Hi friends! Check out The Look See shop for some new goods. These are just two of several!
So I finally ordered The Plant Journal: Vol. 1, and got it in the mail a week or so ago from the great folks at Lucky’s in Vancouver. I waited another week to open it so that I could document it when I did. I’ve got to savor print like this, you know? It’s taken me several weeks more to post it up here on The Look See. I know it’s probably the most overly documented plant periodical in the past decade, but can you blame me? I mean, it combines three of my greatest joys in life: plants, design, and literature.
Now I need Vol. 2 which is out now.
Sidenote: I’m convinced that I have a Staghorn-shaped void in my life. Time to expand my horticultural horizons.
Another sidenote: this is also where I found Mr. Eichhorn’s beautiful collage work.
S. Los Angeles St./ Entry Way -March 2012
Excerpt from Rookie Mag’s interview with John Waters.
What’s the difference between good bad taste and bad bad taste?
You have to know the rules of good taste to have bad taste. With good good taste, you just know the rules. You like something not because it’s worth money, but because you know its value, and you don’t care if anyone else knows it. You pull it off seamlessly without looking down on anybody.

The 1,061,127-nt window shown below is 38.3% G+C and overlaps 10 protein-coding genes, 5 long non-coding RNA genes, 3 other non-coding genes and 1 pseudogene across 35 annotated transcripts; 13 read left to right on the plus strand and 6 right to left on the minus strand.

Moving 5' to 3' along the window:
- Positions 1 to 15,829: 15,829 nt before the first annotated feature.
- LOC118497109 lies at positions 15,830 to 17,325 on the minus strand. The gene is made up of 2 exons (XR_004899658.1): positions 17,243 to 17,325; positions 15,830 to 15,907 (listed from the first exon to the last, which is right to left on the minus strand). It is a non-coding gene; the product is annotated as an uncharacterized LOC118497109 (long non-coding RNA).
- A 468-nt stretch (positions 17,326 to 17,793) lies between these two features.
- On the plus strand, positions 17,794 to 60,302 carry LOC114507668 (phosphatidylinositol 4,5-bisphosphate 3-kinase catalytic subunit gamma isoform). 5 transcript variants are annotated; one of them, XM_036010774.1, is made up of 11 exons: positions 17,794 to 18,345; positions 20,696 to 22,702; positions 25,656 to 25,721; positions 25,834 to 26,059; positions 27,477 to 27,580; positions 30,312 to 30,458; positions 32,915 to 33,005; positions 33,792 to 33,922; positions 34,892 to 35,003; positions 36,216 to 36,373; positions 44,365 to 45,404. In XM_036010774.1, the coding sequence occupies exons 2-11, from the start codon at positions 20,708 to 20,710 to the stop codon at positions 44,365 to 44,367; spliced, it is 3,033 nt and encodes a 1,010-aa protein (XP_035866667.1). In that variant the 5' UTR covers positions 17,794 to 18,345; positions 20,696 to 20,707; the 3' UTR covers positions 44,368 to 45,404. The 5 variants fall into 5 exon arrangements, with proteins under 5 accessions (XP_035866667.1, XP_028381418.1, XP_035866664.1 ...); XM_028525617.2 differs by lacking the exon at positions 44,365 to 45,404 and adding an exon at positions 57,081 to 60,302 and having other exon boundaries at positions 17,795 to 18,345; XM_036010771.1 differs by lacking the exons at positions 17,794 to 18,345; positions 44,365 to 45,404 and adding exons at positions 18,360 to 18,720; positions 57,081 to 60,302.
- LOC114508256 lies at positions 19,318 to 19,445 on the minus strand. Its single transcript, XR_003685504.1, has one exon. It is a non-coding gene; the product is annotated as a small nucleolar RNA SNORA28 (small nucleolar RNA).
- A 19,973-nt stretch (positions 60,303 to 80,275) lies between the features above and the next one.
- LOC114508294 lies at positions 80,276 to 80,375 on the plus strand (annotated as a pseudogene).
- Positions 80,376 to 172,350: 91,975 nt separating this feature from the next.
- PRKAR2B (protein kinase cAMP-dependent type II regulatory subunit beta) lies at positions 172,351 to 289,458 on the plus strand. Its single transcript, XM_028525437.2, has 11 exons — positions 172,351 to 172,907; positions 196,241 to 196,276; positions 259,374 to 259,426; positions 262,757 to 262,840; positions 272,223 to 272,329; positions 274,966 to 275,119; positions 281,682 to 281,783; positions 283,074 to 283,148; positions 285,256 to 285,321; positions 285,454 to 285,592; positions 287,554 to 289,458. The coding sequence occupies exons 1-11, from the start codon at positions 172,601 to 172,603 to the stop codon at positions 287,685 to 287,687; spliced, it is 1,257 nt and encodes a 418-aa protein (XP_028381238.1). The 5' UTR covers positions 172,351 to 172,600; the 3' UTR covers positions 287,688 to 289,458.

Good bad taste is celebrating something without thinking you’re better than it. You think it’s so amazing, and you could have never even thought it up. But the people who have [this thing] have it without irony. And so you’re stupefied by it and you have to respect it because it is so peculiar and so weird and much crazier than you could ever think, but those other people think they’re normal.
Bad bad taste is condescending, making fun of others. An old plastic pink flamingo on a lawn that two older people have had forever is just good taste. But a plastic pink flamingo on a yuppie’s front lawn is bad bad taste.
It’s not even the original—it’s mass produced, and they’re way too late on the joke.
So that’s the difference for me: if you’re celebrating something or you’re looking down on something.